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Investigation: Family planning services unsafe in India’s Bihar state

Geeta Devi, Sumitra Devi and Mina Devi are women farmers in the Banka District of Bihar, one of the poorest districts in India. (Credit: LWR / Jake Lyell)

Clinical reproductive health services provided to women in India’s Bihar state – where few use family planning resources – are woefully insufficient, according to a new report. Problems including a lack of sanitary health facilities, too few beds for post-surgery recovery and a lack of basic tools, such as scissors, plagued both public and private health centers, according to a yearlong investigation by the International Center for Research on Women (ICRW).

“The findings highlight that in too many cases, the quality of care women receive in regards to sterilization and IUDs is inadequate,” said Pranita Achyut, lead author on the report, in an interview with Humanosphere. “A lack of a focus on women’s needs, coupled with unsafe practices highlight just how little attention has been given to ensuring women’s dignity is respected when they seek family planning services.”

Contraceptive use in India overall is growing with more than half of women using some method. However, in Bihar rates are severely lagging. Only 33 percent, or one out of every three, women use contraceptives in the state. With a fertility rate of 3.7, the provision of safe reproductive health services is all the more important for the state. The issue was recognized by the government, leading to efforts to link family planning and pregnancy services. Coupled with overall advancements in health infrastructure, the hope was the gap could be addressed. But the findings showed it was not the case and exposed larger issues with health services for women.

“The larger problem is quite often that health facilities focus more on getting women in and out of the door than providing quality services that meet their needs and meet the highest standards. This ‘assembly line’ approach fails women by not giving them the care and respect they deserve,” said Achyut.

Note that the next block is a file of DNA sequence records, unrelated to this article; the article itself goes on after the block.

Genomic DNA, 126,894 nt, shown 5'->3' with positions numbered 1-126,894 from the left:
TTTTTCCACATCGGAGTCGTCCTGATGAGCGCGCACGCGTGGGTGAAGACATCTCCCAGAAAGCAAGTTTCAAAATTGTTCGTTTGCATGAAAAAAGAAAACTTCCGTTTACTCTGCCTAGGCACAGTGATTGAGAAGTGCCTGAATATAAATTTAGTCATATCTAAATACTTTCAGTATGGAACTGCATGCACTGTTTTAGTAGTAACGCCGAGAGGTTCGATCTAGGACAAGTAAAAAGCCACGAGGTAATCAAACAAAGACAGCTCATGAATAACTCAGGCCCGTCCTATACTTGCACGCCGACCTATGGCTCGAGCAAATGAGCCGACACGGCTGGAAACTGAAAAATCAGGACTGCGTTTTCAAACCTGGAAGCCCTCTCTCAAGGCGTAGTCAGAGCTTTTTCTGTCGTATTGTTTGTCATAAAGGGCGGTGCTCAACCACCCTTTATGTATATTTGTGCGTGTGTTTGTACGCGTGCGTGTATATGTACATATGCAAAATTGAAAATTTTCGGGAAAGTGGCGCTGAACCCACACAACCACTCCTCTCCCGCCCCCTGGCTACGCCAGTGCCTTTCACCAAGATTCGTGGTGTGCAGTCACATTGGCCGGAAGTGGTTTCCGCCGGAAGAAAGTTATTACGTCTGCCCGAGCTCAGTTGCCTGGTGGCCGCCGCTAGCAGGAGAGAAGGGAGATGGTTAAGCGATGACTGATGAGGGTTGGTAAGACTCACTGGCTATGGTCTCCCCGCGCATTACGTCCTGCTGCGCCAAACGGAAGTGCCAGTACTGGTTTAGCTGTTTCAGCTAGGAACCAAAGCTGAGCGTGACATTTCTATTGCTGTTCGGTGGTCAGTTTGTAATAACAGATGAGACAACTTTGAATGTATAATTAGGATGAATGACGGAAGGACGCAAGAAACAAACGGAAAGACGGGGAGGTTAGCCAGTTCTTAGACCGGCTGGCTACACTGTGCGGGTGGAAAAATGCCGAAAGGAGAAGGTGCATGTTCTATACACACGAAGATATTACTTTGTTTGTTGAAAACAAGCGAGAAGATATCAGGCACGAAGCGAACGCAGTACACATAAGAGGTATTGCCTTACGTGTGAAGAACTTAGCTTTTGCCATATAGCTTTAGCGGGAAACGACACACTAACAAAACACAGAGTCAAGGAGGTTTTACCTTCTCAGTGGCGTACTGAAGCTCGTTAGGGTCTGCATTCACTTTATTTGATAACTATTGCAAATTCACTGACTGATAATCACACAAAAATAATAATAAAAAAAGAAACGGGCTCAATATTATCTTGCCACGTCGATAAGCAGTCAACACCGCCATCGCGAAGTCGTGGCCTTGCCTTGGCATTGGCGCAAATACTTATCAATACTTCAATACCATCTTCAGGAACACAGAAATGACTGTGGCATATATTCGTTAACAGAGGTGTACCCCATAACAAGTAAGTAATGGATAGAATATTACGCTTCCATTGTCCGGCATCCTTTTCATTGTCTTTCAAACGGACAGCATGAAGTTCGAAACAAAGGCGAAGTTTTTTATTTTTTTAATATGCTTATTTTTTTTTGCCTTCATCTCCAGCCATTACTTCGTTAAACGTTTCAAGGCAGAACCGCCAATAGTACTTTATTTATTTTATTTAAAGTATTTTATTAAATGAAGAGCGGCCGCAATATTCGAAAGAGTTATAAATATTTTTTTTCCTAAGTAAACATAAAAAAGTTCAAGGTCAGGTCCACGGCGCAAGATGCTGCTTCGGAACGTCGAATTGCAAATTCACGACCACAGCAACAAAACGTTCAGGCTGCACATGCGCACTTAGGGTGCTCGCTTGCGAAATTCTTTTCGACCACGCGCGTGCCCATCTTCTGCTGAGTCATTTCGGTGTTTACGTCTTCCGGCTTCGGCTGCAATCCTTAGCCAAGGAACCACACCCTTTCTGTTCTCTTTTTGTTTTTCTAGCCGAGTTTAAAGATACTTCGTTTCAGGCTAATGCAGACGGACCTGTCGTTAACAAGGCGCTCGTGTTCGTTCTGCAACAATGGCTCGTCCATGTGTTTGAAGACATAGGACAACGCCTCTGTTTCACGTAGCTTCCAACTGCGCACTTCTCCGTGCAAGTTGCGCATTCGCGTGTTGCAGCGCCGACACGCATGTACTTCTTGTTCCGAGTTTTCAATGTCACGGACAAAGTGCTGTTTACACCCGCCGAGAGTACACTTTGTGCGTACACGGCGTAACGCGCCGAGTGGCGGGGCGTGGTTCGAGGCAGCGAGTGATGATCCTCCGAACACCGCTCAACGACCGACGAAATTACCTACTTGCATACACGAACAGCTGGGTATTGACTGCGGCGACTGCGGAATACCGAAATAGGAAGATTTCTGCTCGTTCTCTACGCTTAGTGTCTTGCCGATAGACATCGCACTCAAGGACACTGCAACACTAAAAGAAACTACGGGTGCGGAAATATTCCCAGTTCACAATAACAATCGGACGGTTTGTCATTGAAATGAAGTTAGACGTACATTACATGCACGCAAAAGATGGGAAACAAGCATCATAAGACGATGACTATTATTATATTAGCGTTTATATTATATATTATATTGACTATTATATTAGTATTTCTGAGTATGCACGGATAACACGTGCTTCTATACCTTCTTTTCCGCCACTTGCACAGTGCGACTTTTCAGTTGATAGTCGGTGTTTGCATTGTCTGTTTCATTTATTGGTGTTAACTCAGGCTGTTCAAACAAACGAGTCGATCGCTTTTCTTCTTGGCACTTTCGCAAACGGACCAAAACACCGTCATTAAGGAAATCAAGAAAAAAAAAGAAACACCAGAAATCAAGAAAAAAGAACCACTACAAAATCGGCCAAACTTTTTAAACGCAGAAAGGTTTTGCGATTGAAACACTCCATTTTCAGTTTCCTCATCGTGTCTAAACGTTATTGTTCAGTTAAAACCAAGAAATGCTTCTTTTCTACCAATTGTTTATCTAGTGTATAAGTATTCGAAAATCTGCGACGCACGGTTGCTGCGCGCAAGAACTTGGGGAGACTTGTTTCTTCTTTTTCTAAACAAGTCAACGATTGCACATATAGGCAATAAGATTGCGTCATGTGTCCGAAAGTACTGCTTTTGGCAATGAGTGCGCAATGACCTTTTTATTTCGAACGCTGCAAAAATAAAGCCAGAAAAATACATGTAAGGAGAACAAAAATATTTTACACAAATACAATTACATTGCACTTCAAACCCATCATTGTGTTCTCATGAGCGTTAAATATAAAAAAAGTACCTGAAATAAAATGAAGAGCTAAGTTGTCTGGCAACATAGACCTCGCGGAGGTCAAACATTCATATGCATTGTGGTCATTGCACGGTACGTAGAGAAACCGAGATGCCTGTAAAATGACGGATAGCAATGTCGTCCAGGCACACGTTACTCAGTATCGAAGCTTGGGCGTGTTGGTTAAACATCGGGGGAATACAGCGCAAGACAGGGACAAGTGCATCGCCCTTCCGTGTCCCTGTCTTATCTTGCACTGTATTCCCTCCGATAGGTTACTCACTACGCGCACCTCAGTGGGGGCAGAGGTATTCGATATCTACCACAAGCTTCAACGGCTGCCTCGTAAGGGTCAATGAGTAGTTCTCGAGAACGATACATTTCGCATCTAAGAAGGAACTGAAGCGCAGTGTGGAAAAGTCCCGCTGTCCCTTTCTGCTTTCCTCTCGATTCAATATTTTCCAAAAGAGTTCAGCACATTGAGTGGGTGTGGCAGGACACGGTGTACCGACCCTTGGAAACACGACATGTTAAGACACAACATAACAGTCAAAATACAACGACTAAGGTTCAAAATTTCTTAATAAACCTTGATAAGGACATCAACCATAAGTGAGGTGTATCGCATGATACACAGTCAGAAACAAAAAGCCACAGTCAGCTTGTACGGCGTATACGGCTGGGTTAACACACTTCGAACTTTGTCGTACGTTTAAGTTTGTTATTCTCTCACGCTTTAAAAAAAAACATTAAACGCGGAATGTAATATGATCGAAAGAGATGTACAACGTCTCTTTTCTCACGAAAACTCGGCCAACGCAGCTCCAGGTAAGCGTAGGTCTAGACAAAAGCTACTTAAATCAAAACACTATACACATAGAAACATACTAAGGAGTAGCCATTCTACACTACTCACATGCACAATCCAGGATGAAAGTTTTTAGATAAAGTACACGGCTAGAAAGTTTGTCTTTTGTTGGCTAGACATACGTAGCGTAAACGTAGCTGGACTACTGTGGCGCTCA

The ICRW investigation focuses specifically on sterilization and intrauterine device (IUD) services in Bihar. Researchers looked at the services provided in five districts across the state: one district hospitals, three subdivisional hospitals, eight primary health centers and four private hospitals in each district. The facilities were evaluated and interviews with hundreds of providers and clients were conducted. Their findings were stark.

Only 14 percent of the primary health centers surveyed had beds for women following a sterilization procedure. Most were left to recover on either cotton mats or mattresses on the floor. And the support they then received was spotty at best. Worse yet were findings on the availability of post-operation drugs. Fewer than half of primary health centers (46 percent) had all of the drugs and only one of the 11 subdivisional hospitals had the drugs.

Sanitation of the facilities was a huge concern. More than 30 percent of all facilities had hospital waste, such as syringes, cotton and bandages, “scattered” about, according to the report. The conditions during the procedures were not much better. The lack of hygienic care was evident during visits to the facilities.

“While operation was going on, the staff came in and out of the theater … calling the clients one by one. One of the staff took tea and biscuits inside too,” found one of the researchers.

Such actions put patients at greater risk of infections and complications. With an average of 66 sterilization cases a week at the facilities, women are routinely put at risk. Further, one in three facilities had on-staff family planning counselors. Many went home with inadequate and sometimes no information about the procedure that was completed, for both IUD and sterilization patients.

From start to finish, the services provided to women fall well short of the very standards set out by the government of India.

“Overall, we found that the quality of women’s experiences was much lower than how health facilities’, as well as the providers’ knowledge and practices, were rated. This suggests disconnect between how the health system ranks the quality of care it provides and how women experience services within the system,” says the report.

ICRW issues a set of recommendations at the conclusion of the report. The focus is on improving the sanitary conditions every step of the way, ensuring all needed medicines are available and more support and counseling for patients before and after a procedure is completed. It also calls on better structures to ensure that clinics are delivering the services in a safe and adequate manner, such as a “district quality assurance committee.”

Safe, sanitary conditions are absolutely non-negotiable and can be achieved with very little or no heavy additional costs but will surely yield long-term dividends to establishing the credibility of these programs,” said Achyut.


About Author

Tom Murphy

Tom Murphy is a New Hampshire-based reporter for Humanosphere. Before joining Humanosphere, Tom founded and edited the aid blog A View From the Cave. His work has appeared in Foreign Policy, the Huffington Post, the Guardian, GlobalPost and Christian Science Monitor. He tweets at @viewfromthecave. Contact him at tmurphy[at]